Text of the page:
Justification of Red List Category
This species has a small range which is severely fragmented and declining, and a small population which is declining as a result of habitat loss and trapping (Collar et al. 1992). It consequently qualifies as Vulnerable. There have been several local extinctions and many sites are highly threatened.
The population is estimated to number 2,500-9,999 mature individuals based on an assessment of known records, descriptions of abundance and range size. This is consistent with recorded population density estimates for congeners or close relatives with a similar body size, and the fact that only a proportion of the estimated Extent of Occurrence is likely to be occupied. This estimate is equivalent to 3,750-14,999 individuals in total, rounded here to 3,500-15,000 individuals.
A rapid and on-going population decline is suspected to be occurring, in line with rates of habitat loss and capture for the bird trade.
Tangara fastuosa has been recorded at over 50 localities in Alagoas, Pernambuco and Paraíba, north-east Brazil, and has possibly been extirpated from several additional sites in these states. Surveys carried out from 1999 to 2001 located the species in a number of new sites (Silveira et al. 2003, Roda et al. 2003). Two additional localities in Rio Grande do Norte where the species was recently recorded (Capim Macio and Parque das Dunas Costeiras, and Baia Formosa) require more observations to eliminate the possibility of released cagebirds (Silveira et al. 2003). Its range is consequentially larger than previously estimated, but it is still probably less than 5,000 km2, given the small area of severely fragmented Atlantic forest remaining (Silveira et al. 2003).
It occurs in Atlantic forest and humid forest within interior Alagoas, Pernambuco and Paraíba (Silveira et al. 2003). However, the northernmost locality in Rio Grande do Norte is an area of cerrado known as tabuleiro, potentially broadening the species's known habitat preferences (Silveira et al. 2003). Nests are situated in dense mid-storey vegetation, usually in large bromeliads, indicating that it cannot use second growth without epiphytes (E. O. Willis in litt. 1999). It forages in the forest canopy and edge, but also occurs in 1-2 m high second growth (G. M. Kirwan in litt. 1999), gardens and orchards with bromeliad-laden trees, and is often seen in mixed-species flocks (Silveira et al. 2003). The diet includes seeds, fruit and small arthropods. It breeds in the austral spring and summer (October-March).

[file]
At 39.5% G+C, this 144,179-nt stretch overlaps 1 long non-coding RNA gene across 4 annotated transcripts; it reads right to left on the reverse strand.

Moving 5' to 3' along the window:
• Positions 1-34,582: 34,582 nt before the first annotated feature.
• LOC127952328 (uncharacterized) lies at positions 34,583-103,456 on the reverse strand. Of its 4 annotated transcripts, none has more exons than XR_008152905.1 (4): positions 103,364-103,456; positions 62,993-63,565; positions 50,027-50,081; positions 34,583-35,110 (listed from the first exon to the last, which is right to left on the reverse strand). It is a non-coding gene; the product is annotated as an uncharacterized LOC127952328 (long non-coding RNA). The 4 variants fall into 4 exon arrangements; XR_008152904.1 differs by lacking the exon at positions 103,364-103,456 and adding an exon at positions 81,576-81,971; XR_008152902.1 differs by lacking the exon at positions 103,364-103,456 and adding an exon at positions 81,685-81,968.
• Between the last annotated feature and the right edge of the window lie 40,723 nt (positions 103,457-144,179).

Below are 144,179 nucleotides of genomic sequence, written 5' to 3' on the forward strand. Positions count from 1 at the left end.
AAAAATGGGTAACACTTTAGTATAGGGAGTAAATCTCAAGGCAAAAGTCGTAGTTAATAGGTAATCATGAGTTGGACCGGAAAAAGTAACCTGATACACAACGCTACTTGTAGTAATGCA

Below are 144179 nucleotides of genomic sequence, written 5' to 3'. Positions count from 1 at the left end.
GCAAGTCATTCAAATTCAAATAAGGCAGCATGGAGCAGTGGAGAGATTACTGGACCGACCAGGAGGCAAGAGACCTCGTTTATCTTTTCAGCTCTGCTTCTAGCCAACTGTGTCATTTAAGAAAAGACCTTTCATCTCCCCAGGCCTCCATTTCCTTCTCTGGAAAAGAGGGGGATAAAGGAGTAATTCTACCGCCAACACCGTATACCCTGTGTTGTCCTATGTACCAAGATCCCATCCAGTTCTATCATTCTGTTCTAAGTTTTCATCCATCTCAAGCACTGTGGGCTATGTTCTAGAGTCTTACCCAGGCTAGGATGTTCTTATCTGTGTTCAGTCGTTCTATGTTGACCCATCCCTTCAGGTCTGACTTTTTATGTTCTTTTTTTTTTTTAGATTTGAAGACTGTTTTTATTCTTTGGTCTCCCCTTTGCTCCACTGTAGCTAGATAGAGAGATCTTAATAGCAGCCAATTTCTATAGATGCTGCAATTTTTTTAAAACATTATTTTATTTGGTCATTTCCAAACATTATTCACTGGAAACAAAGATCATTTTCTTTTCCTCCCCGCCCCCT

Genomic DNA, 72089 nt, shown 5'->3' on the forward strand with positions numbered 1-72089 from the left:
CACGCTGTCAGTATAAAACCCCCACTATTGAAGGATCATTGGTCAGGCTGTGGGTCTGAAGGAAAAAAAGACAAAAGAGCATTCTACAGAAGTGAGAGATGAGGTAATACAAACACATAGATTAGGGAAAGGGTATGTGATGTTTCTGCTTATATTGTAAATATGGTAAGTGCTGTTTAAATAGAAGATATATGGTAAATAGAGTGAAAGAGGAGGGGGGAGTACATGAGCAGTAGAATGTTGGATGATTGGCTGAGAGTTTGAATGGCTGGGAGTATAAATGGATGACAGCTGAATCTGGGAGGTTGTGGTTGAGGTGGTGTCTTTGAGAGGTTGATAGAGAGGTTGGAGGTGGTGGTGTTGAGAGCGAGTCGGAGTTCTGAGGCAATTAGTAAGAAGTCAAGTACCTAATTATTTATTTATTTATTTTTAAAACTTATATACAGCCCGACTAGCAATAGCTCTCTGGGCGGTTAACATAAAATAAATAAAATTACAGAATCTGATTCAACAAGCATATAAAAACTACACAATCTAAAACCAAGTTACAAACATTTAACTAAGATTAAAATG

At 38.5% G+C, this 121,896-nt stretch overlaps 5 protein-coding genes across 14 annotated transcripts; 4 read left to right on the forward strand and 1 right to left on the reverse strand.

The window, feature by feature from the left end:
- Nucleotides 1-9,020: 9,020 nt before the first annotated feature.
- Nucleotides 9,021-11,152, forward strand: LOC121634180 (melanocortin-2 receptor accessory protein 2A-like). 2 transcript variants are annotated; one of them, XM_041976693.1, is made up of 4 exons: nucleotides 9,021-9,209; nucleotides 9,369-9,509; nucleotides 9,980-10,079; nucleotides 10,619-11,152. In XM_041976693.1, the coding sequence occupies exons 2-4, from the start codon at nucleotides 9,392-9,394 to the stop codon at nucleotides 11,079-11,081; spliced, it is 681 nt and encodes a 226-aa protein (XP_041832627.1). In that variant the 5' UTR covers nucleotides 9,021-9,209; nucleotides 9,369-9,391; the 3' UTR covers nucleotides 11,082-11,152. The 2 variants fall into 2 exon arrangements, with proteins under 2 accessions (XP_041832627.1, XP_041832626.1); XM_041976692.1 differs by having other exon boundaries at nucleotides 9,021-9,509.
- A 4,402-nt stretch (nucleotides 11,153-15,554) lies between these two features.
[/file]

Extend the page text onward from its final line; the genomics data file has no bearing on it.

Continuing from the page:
Heavy trapping for trade results from the high prices commanded by the species's exceptional plumage; illegal capture remains a threat (Pereira et al. 2014). There has been massive clearance of original Atlantic forest in north-east Brazil with just 2% remaining (Silveira et al. 2003), largely as a result of logging and conversion to sugarcane plantations and pastureland. None of the remaining forest fragments is larger than 4,000 ha, with most of this still subject to selective logging and poaching (Silveira et al. 2003). For example, forest at Murici reduced from 70 km2 in the 1970s, to a fragmented 30 km2 in 1999 (J. M. Goerck in litt. 1999). The site is severely threatened by fires spreading from adjacent plantations and further logging, with new roads evident in January 1999 (J. M. Goerck in litt. 1999, A. Whittaker in litt. 1999).
Conservation Actions Underway
CITES Appendix II. Considered Vulnerable at the national level (Silveira and Straube 2008, MMA 2014), and protected under Brazilian law. It has been recorded in Dunas de Natal State Park (Silveira et al. 2003), Charles Darwin Ecological Refuge, Mata do Pau Ferro Ecological Park (Silveira et al. 2003), Serra dos Cavalos UFPE and Tapacurá Ecological Stations, and Saltinho and Pedra Talhada Biological Reserves. Significant areas are being reforested at Pedra Talhada, where protection is enforced by guards and apparently welcomed by local communities (A. Studer per A. Whittaker in litt. 1999). The recently decreed Murici Ecological Station is still ineffectively implemented and forest loss continues through pasture encroachment and charcoal production (Silveira et al. 2003). Captive birds have been confiscated and released into reserves, but this can only succeed if the protection of such areas is improved. Forestation schemes being undertaken to create new-forested areas along rivers and on steep slopes may have positive impacts owing to the ability of the species to utilise second-growth habitat (Silveira et al. 2003). Captive breeding populations exist (CoP 10 prop. 53).
13.5 cm. Strikingly colourful tanager. Turquoise-green head, chin and mantle. Black lores, area around bill and throat. Bright blue breast becoming darker ultramarine on belly. Paler turquoise-blue wing-coverts. Dark blue edging to wing feathers. Broad orange edging to tertials. Black back extending over shoulder. Bright orange rump and lower back. Dark tail edged blue. Large black bill. Female duller but similarly patterned. Voice Thin it-it-it.
Text account compilers
Benstead, P., Capper, D., Harding, M., Sharpe, C J & Symes, A.
Goerck, J., Kirwan, G., Roda, S., Studer, A., Whittaker, A. & Willis, E.
BirdLife International (2019) Species factsheet: Tangara fastuosa. Downloaded from http://www.birdlife.org on 27/06/2019. Recommended citation for factsheets for more than one species: BirdLife International (2019) IUCN Red List for birds. Downloaded from http://www.birdlife.org on 27/06/2019.